Using Statistical Data and Analytics to Accurately Predict March Madness
Most of my life I was a nerd in disguise. In high school, my letter jacket covered with wrestling state championships and football league honors was my disguise. It wasn’t until after college when I completely became accepting of my nerdy-ness.
I was often successful in sports not because of my superior athletic ability but because I outsmarted my opponents. I always knew the score or what I needed to do, and I wasn’t going to beat myself. Of course, my ability to remember scores of matches and devotion to statistics helped too. This ability also caused many of my coaches, teammates, and close friends even to start calling me ‘stat man’ in high school. Still, the average person in high school just saw me as a jock.
Despite my math abilities and passion for sports, I never applied any statistical analytics to the biggest prediction event in sports, the NCAA Basketball Bracket Challenge. Traditionally, I do average to below average in bracket pools. Every year, it seems that the more basketball I watch that year, the worse I do in my pool.
However, two weeks ago I saw a video on ESPN talking about how every team that has won the NCAA tournament in recent years had consistently been towards the top of offensive efficiency, defensive efficiency, RPI (Rating Percentage Index), and offensive rebounding. I had some down time on the Monday after Selection Sunday, so I decided to develop a formula using these metrics. I would also add conference RPI and Tournament seed.
I completed a total of twelve brackets. The first one was me as a fan guessing, which I used as a control. In the other eleven, I used the different metrics. On some brackets I excluded the metrics for seeds, others I excluded wins, others I excluded conference RPI, etcetera.
So how did my brackets look?
Every bracket had either Gonzaga, Villanova, or North Carolina winning them. Not surprising considering they were all number one seeds in the tournament. To the rights is my first bracket that took into effect RPI, Wins, Offensive Efficiency, Defensive Efficiency, and Offensive Rebounds. Utilizing these metrics was the first bracket I completed and coincidentally the best one.
How did I do overall?
As I said earlier, I entered a total of 12 brackets. Nine, including my control, were done on ESPN.com. I completed three on BracketChallenge.NCAA.com. All of my brackets on ESPN.com, except my control, are in the 92nd and 99th percentiles on ESPN, currently. The two worst are the ones with Villanova winning the tournament. Of the three brackets on NCAA.com, They are between the 92nd and 100th percentiles. All of my brackets correctly predicted North Carolina and Gonzaga, and the bracket I titled ‘Zagathon,’ which was the first bracket I filled out utilizing RPI, Wins, Offensive Efficiency, Defensive Efficiency, and Rebound Rate has three of the final four teams selected.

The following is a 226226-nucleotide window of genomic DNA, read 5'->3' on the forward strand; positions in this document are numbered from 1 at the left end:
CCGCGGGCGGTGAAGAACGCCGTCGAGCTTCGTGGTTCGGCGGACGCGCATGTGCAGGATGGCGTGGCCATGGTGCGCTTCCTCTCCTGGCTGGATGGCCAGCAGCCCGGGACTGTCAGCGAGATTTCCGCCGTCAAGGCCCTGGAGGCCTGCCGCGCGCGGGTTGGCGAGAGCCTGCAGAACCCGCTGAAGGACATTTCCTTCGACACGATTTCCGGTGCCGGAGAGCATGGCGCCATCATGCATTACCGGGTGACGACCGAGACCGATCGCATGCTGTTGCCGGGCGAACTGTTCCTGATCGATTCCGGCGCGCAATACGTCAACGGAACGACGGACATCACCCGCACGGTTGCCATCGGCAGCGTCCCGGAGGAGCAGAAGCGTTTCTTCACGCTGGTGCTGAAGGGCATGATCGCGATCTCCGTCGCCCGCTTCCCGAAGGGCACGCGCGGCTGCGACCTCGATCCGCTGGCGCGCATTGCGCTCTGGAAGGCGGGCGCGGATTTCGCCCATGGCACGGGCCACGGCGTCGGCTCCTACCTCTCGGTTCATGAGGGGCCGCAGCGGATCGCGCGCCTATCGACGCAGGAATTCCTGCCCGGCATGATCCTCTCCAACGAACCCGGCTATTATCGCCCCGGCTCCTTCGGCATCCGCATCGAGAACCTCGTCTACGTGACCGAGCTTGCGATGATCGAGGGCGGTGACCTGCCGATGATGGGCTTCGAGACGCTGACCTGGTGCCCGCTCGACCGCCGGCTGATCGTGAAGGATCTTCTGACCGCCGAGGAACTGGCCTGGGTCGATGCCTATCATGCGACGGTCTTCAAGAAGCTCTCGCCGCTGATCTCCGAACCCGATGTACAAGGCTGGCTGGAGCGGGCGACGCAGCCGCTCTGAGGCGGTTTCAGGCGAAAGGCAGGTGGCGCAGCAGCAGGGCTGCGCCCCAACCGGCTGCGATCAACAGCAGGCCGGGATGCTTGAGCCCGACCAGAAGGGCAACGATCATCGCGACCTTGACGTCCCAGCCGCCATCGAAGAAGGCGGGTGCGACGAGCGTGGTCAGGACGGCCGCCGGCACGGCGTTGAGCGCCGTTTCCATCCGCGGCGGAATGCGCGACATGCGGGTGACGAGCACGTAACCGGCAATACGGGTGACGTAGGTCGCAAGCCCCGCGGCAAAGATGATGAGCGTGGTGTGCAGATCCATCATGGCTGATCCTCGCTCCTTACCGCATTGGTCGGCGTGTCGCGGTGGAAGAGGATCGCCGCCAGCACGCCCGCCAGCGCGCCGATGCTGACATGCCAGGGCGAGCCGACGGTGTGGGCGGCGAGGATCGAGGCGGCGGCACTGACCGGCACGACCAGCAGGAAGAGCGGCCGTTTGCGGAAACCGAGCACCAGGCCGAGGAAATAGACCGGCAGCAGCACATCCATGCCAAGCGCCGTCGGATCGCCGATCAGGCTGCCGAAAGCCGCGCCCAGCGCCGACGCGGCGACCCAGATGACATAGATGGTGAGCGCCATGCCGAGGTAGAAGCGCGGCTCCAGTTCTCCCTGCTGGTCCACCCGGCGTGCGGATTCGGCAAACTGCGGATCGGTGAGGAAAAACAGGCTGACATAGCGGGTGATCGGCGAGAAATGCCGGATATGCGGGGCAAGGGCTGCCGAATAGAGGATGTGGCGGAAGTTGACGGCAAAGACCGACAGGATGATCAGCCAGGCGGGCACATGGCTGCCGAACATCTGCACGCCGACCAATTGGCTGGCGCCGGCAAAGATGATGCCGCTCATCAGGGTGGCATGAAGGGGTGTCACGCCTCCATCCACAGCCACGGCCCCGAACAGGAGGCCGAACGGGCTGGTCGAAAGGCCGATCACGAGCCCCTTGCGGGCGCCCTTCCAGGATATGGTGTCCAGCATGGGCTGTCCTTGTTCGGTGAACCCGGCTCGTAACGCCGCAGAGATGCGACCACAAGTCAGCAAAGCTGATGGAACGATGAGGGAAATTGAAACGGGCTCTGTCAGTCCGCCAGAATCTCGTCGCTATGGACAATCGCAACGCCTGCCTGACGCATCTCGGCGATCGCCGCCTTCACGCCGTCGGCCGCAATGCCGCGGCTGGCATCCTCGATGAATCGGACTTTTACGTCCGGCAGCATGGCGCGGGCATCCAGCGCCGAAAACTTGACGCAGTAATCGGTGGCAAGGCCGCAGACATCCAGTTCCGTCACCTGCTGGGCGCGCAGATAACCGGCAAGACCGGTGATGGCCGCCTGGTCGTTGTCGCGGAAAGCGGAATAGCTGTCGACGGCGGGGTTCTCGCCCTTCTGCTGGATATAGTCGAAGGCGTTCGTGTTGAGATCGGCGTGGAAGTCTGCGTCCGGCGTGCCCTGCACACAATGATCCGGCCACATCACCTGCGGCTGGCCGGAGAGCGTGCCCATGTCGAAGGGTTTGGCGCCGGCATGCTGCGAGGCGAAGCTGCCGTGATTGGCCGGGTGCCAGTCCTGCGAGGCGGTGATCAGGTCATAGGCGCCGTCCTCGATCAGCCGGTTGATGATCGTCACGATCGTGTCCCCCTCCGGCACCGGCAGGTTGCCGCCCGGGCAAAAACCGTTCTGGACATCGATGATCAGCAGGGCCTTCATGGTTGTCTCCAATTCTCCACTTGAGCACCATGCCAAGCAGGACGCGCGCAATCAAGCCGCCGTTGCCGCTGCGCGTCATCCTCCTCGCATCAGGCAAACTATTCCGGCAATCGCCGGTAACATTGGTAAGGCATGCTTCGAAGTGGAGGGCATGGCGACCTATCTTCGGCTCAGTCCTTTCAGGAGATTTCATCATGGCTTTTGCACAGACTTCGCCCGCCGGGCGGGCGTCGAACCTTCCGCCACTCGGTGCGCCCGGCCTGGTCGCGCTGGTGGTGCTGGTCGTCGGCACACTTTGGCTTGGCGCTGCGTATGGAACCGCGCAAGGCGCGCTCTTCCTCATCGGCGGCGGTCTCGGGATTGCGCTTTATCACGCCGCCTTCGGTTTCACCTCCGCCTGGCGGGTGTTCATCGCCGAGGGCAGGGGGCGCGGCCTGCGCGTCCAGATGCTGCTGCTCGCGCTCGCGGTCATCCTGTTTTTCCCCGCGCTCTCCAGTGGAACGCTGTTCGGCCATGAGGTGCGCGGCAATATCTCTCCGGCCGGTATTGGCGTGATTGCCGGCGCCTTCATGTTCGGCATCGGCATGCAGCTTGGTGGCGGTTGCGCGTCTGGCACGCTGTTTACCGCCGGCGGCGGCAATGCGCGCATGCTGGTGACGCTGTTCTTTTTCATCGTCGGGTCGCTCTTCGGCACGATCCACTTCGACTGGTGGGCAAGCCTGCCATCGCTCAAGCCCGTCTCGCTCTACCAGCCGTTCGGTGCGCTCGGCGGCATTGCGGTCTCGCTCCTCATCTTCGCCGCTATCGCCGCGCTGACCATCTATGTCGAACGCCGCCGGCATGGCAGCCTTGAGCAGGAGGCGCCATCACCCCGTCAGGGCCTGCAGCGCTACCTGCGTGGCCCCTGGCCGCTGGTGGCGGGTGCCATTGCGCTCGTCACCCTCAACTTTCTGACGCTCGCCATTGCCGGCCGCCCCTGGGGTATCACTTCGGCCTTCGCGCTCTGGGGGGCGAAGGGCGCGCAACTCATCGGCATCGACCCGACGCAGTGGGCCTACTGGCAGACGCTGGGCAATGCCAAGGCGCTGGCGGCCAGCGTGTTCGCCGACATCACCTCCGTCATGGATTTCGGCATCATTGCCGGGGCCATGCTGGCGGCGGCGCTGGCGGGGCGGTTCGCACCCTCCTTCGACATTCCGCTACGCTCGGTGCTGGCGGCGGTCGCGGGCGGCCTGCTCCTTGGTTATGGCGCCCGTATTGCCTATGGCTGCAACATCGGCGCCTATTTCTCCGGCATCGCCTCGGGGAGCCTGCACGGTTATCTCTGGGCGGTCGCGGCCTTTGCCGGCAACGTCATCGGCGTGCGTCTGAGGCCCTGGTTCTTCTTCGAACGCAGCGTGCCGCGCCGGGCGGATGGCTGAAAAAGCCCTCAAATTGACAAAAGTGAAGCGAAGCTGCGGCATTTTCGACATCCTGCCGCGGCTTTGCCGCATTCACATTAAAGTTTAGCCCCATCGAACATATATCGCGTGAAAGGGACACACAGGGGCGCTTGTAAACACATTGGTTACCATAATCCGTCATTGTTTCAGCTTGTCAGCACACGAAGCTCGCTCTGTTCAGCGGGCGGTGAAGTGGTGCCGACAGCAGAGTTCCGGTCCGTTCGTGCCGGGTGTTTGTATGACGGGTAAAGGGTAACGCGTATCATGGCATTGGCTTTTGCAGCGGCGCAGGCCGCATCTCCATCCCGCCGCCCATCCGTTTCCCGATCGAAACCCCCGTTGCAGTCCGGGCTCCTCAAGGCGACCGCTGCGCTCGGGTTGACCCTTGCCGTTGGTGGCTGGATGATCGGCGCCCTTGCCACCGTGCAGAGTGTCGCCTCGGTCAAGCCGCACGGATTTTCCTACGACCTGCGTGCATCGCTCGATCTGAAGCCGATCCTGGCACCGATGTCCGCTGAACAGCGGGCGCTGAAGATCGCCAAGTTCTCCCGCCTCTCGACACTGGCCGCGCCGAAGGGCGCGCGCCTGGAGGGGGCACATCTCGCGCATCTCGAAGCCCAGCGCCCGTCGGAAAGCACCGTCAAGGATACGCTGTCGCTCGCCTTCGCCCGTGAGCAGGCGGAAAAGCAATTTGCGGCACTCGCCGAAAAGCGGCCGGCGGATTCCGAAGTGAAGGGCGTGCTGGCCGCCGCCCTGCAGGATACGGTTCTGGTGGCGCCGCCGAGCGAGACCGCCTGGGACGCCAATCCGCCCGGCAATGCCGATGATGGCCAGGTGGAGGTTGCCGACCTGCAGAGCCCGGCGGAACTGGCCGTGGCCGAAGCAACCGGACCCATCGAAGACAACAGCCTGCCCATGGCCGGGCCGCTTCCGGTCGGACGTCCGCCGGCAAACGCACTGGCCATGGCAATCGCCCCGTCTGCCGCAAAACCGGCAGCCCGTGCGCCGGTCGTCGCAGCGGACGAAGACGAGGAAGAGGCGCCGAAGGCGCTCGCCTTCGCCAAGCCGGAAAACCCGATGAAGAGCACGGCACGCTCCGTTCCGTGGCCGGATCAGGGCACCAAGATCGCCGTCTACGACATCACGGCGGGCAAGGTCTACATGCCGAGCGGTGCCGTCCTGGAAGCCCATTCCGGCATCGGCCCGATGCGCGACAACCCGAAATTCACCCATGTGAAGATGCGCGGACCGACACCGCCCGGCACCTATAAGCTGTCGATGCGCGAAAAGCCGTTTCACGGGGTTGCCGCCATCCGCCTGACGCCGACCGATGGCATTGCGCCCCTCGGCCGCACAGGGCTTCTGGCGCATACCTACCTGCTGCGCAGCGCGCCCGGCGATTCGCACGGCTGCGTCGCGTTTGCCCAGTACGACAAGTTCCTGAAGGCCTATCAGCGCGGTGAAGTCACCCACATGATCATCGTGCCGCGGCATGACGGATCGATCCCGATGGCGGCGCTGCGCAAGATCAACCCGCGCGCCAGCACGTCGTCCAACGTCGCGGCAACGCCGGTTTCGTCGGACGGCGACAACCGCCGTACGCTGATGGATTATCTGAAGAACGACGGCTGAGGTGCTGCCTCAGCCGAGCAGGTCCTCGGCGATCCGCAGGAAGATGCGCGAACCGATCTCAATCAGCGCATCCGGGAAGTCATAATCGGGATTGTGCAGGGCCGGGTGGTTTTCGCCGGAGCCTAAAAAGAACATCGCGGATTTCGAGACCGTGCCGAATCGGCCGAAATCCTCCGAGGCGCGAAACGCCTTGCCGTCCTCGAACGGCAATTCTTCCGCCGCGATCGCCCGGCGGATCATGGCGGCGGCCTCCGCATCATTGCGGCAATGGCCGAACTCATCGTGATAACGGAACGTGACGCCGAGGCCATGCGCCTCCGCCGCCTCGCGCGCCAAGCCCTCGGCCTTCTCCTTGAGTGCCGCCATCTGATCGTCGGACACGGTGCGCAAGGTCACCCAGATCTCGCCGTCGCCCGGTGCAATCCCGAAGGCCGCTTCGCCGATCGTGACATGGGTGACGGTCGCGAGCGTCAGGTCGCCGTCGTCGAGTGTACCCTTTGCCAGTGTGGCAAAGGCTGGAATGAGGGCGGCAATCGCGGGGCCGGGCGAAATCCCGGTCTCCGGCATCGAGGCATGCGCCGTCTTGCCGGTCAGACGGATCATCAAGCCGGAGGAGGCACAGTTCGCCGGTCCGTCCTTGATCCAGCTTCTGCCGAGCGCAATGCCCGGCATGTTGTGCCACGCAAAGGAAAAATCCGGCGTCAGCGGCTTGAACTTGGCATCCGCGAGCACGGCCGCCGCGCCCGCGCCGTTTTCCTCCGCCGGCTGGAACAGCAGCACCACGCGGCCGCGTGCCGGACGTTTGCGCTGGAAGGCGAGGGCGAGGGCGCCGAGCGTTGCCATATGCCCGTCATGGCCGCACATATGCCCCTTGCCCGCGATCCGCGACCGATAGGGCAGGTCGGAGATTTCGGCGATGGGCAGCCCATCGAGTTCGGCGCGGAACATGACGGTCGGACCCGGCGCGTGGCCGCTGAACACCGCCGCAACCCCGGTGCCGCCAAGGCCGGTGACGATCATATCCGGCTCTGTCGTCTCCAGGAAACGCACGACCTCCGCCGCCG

Where were my numbers were off?
For those of you paying attention to the tournament, you might wonder about South Carolina, the seven seed who made the Final Four. Where did I have them? Don’t tell Frank Martin, but my numbers had them 43rd of the 68 teams. In every bracket I had them losing to Duke who they would end up defeating 88-81.
In fact, the entire East Regional was a mess in all of my brackets. In every single one, I had Villanova getting to the final four, and in many brackets I had them defeating SMU to get there. Both SMU and Villanova were the most underperforming teams in all of my brackets.
Xavier, who just lost to Gonzaga this weekend in the Elite Eight, was another place where my numbers were way off. While a few of my brackets had them upsetting Maryland, not one had them getting past the second round.
What to take from this?
So March Madness is fun and everything, but why am I talking about NCAA basketball numbers on a marketing consulting blog? Once again, I have used my math and nerdy-ness to make me look good at sports. I’ve even already clinched my pool championship with some of my former Loyola MBA classmates. This way of utilizing analytics to predict is a very similar to how Emblem and I generate and utilized data to design and enhance your marketing strategically.
Most of us are experts in our relative fields. We spend 40+ hours per week focusing in on all aspects of our company and industries. Even then, we don’t see everything. While I am a casual fan of college basketball, I never played basketball, and I am certainly not an expert. However, by simply utilizing statistics and analytics, I was able to produce eleven brackets, which as of now, have all outperformed every ESPN expert. This group includes former basketball players and coaches who eat, sleep, and breathe college basketball. Not much different than how well you know your own business and industry.
Sure, consumers and markets can be as unpredictable like South Carolina and Villanova’s basketball teams. However, ultimately data can be an excellent predictor of how we should strategically market our companies’ services and products. Without it, we are only guessing.